The first African-American student to attend Wheaton probably did so unbeknownst to the school. In 1856-57, Mary E. Stafford of Cumberland Island, Georgia attended Wheaton.
In 1902, Booker T. Washington, the founder of the Tuskegee Normal and Industrial Institute and the most prominent African-American leader in the country at that time, requested that his daughter, Portia, be admitted to Wheaton. This forced Wheaton to consider… Read More »
In 1919 an African-American student named Elizabeth Baker Lewis attended Wheaton, and had little or no trouble gaining admission to the college.
Though the College had long tracked the religious affiliation of applicants in some form or another, it did not become a deciding factor in admissions until the mid-1920s. In a 1926 letter to President Park, Edith White, Director of Admission,… Read More »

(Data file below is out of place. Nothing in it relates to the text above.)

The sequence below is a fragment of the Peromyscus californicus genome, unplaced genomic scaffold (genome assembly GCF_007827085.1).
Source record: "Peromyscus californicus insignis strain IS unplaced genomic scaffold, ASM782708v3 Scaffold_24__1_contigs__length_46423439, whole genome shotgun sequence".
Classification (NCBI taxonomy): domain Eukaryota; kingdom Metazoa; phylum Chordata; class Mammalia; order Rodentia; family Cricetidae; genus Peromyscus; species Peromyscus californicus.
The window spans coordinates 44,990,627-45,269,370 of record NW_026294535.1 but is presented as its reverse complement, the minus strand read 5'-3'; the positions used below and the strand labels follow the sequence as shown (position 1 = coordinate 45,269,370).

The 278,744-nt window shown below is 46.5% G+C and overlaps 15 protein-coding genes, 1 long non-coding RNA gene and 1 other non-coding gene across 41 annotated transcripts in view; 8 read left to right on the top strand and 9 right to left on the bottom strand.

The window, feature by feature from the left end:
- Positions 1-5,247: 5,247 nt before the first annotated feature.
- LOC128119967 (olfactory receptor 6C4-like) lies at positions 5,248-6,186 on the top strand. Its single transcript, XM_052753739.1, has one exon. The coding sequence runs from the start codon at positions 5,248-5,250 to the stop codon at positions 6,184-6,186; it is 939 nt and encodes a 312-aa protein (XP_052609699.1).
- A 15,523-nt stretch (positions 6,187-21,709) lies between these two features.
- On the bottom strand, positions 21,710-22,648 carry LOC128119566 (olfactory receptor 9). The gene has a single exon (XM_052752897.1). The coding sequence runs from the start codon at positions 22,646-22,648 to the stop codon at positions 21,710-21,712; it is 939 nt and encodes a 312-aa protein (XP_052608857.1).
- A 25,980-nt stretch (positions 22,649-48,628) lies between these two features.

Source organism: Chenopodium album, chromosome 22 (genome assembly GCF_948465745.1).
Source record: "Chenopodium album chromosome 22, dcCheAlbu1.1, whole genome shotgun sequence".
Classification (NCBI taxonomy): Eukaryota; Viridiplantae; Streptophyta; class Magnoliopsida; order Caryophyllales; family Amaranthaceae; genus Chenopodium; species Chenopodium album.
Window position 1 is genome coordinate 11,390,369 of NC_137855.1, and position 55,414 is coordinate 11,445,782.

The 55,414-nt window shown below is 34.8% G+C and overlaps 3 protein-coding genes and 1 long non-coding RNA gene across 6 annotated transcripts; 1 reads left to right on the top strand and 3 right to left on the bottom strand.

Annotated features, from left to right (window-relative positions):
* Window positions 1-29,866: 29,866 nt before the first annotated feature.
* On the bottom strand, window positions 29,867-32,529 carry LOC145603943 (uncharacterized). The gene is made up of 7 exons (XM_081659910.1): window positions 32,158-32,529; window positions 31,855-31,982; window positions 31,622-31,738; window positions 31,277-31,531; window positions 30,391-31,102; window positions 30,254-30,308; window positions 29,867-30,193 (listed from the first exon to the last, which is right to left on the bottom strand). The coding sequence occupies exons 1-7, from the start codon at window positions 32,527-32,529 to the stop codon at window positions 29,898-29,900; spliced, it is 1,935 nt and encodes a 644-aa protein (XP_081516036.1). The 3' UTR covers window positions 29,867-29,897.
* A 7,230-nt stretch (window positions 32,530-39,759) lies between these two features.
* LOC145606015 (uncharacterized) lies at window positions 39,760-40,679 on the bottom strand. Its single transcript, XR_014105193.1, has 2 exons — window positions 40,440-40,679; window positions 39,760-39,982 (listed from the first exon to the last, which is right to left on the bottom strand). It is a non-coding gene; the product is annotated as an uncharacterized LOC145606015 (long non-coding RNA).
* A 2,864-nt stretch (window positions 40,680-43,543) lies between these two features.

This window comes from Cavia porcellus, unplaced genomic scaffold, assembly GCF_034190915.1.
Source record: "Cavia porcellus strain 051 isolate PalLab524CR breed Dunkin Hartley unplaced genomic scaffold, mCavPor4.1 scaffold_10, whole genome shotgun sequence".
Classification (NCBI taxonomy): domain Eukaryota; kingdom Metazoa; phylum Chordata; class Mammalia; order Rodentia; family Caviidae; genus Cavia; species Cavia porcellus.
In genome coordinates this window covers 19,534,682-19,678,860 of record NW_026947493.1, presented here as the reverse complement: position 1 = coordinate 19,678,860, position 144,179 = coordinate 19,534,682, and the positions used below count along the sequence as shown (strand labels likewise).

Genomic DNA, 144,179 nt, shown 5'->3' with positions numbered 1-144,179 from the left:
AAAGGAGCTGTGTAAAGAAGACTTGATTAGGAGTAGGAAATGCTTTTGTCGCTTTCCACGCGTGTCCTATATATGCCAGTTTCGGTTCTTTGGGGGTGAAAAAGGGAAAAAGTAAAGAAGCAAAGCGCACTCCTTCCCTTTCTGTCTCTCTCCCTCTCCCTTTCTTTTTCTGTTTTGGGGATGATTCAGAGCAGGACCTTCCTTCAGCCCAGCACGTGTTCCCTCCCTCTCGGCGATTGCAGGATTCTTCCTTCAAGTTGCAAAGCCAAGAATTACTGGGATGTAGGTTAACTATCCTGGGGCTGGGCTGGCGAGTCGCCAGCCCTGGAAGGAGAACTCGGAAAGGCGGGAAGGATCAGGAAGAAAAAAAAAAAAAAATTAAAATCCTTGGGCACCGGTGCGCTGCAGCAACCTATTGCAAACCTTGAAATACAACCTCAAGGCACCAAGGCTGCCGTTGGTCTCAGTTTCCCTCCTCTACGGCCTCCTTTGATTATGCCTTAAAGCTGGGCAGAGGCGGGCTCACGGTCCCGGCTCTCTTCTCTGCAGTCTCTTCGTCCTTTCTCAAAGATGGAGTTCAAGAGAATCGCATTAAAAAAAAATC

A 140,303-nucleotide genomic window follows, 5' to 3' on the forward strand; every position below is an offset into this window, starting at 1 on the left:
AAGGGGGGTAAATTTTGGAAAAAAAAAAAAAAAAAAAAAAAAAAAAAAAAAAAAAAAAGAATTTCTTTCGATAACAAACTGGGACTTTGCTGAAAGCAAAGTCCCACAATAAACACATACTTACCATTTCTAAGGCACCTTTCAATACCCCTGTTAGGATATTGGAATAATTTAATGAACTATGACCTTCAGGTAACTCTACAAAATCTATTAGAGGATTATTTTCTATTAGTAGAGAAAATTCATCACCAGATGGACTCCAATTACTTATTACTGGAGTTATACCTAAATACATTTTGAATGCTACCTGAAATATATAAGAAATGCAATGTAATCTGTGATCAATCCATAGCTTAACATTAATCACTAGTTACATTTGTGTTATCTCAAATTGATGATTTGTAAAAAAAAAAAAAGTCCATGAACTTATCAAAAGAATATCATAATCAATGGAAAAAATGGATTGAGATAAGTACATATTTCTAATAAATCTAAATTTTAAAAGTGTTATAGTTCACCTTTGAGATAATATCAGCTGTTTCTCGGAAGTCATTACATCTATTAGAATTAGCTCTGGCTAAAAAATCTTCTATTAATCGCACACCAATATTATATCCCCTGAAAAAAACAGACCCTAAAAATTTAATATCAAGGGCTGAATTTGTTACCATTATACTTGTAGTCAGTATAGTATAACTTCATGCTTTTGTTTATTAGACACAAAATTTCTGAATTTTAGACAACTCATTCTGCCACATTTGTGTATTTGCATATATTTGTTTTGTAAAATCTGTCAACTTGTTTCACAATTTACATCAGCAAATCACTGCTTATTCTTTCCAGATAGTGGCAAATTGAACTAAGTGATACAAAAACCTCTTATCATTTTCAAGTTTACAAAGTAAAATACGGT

April 20, 1945, Rev. James H. Robinson, Minster of the Church of the Master in Harlem, and a prominent African-American rights activist, came to speak at Wheaton.
During the 1960s, efforts to attract Black students to Wheaton were met with middling success. Though enrollment statistics regarding applicants of color are not known, official correspondence indicates that the College had trouble attracting Black applicants and chalked this up… Read More »